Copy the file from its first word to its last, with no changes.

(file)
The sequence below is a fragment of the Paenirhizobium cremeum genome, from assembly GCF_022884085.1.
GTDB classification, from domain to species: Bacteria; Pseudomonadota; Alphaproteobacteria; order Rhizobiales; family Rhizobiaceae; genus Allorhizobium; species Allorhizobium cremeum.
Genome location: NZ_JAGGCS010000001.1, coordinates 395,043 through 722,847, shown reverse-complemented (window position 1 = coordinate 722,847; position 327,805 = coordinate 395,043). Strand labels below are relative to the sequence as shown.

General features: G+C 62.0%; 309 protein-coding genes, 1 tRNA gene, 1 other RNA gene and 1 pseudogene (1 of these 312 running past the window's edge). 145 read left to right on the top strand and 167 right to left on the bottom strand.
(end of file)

The sequence below is a fragment of the Paenirhizobium cremeum genome, from assembly GCF_022884085.1.
GTDB classification, from domain to species: Bacteria; Pseudomonadota; Alphaproteobacteria; order Rhizobiales; family Rhizobiaceae; genus Allorhizobium; species Allorhizobium cremeum.
Genome location: NZ_JAGGCS010000001.1, coordinates 395,043 through 722,847, shown reverse-complemented (window position 1 = coordinate 722,847; position 327,805 = coordinate 395,043). Strand labels below are relative to the sequence as shown.

General features: G+C 62.0%; 309 protein-coding genes, 1 tRNA gene, 1 other RNA gene and 1 pseudogene (1 of these 312 running past the window's edge). 145 read left to right on the top strand and 167 right to left on the bottom strand.